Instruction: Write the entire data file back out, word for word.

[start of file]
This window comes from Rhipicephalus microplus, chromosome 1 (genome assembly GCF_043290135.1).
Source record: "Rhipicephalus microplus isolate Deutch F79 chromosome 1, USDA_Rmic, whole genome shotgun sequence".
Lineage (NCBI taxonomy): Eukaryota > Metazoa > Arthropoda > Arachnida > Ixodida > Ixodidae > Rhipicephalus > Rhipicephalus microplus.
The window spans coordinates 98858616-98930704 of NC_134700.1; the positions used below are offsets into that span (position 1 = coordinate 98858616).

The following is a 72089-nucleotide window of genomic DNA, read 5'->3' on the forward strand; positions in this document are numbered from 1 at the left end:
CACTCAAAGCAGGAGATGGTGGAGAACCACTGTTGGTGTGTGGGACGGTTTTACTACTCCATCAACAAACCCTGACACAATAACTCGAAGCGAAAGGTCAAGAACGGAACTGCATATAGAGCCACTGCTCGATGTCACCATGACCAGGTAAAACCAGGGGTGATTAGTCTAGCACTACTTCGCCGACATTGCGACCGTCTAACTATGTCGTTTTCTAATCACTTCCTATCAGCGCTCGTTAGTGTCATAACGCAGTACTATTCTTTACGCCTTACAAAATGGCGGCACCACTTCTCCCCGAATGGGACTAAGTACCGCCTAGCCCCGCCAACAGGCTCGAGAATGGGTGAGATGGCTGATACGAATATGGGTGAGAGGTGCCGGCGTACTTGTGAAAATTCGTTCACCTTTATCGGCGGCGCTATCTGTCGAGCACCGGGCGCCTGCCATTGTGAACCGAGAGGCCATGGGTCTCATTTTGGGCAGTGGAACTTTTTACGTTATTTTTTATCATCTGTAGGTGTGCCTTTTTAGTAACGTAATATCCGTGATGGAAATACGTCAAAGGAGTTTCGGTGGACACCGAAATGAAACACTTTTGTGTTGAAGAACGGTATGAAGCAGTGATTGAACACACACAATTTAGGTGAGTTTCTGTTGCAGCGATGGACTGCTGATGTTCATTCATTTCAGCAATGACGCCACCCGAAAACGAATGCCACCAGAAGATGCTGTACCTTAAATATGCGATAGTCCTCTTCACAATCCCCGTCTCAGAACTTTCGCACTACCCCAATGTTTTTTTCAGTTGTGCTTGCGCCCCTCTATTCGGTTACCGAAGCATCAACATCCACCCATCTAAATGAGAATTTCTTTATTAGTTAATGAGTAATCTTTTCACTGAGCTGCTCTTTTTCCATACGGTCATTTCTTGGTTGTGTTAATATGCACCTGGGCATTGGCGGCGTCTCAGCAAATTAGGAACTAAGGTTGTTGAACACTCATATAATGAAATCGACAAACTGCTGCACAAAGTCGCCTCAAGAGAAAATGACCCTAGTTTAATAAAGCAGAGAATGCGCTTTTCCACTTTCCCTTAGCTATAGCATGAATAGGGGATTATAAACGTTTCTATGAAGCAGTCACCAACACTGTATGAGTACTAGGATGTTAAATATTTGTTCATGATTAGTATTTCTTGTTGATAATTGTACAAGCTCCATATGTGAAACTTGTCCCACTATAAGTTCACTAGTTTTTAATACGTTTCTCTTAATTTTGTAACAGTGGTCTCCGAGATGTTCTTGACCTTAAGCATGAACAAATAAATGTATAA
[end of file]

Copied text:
This window comes from Rhipicephalus microplus, chromosome 1 (genome assembly GCF_043290135.1).
Source record: "Rhipicephalus microplus isolate Deutch F79 chromosome 1, USDA_Rmic, whole genome shotgun sequence".
Lineage (NCBI taxonomy): Eukaryota > Metazoa > Arthropoda > Arachnida > Ixodida > Ixodidae > Rhipicephalus > Rhipicephalus microplus.
The window spans coordinates 98858616-98930704 of NC_134700.1; the positions used below are offsets into that span (position 1 = coordinate 98858616).

The following is a 72089-nucleotide window of genomic DNA, read 5'->3' on the forward strand; positions in this document are numbered from 1 at the left end:
CACTCAAAGCAGGAGATGGTGGAGAACCACTGTTGGTGTGTGGGACGGTTTTACTACTCCATCAACAAACCCTGACACAATAACTCGAAGCGAAAGGTCAAGAACGGAACTGCATATAGAGCCACTGCTCGATGTCACCATGACCAGGTAAAACCAGGGGTGATTAGTCTAGCACTACTTCGCCGACATTGCGACCGTCTAACTATGTCGTTTTCTAATCACTTCCTATCAGCGCTCGTTAGTGTCATAACGCAGTACTATTCTTTACGCCTTACAAAATGGCGGCACCACTTCTCCCCGAATGGGACTAAGTACCGCCTAGCCCCGCCAACAGGCTCGAGAATGGGTGAGATGGCTGATACGAATATGGGTGAGAGGTGCCGGCGTACTTGTGAAAATTCGTTCACCTTTATCGGCGGCGCTATCTGTCGAGCACCGGGCGCCTGCCATTGTGAACCGAGAGGCCATGGGTCTCATTTTGGGCAGTGGAACTTTTTACGTTATTTTTTATCATCTGTAGGTGTGCCTTTTTAGTAACGTAATATCCGTGATGGAAATACGTCAAAGGAGTTTCGGTGGACACCGAAATGAAACACTTTTGTGTTGAAGAACGGTATGAAGCAGTGATTGAACACACACAATTTAGGTGAGTTTCTGTTGCAGCGATGGACTGCTGATGTTCATTCATTTCAGCAATGACGCCACCCGAAAACGAATGCCACCAGAAGATGCTGTACCTTAAATATGCGATAGTCCTCTTCACAATCCCCGTCTCAGAACTTTCGCACTACCCCAATGTTTTTTTCAGTTGTGCTTGCGCCCCTCTATTCGGTTACCGAAGCATCAACATCCACCCATCTAAATGAGAATTTCTTTATTAGTTAATGAGTAATCTTTTCACTGAGCTGCTCTTTTTCCATACGGTCATTTCTTGGTTGTGTTAATATGCACCTGGGCATTGGCGGCGTCTCAGCAAATTAGGAACTAAGGTTGTTGAACACTCATATAATGAAATCGACAAACTGCTGCACAAAGTCGCCTCAAGAGAAAATGACCCTAGTTTAATAAAGCAGAGAATGCGCTTTTCCACTTTCCCTTAGCTATAGCATGAATAGGGGATTATAAACGTTTCTATGAAGCAGTCACCAACACTGTATGAGTACTAGGATGTTAAATATTTGTTCATGATTAGTATTTCTTGTTGATAATTGTACAAGCTCCATATGTGAAACTTGTCCCACTATAAGTTCACTAGTTTTTAATACGTTTCTCTTAATTTTGTAACAGTGGTCTCCGAGATGTTCTTGACCTTAAGCATGAACAAATAAATGTATAA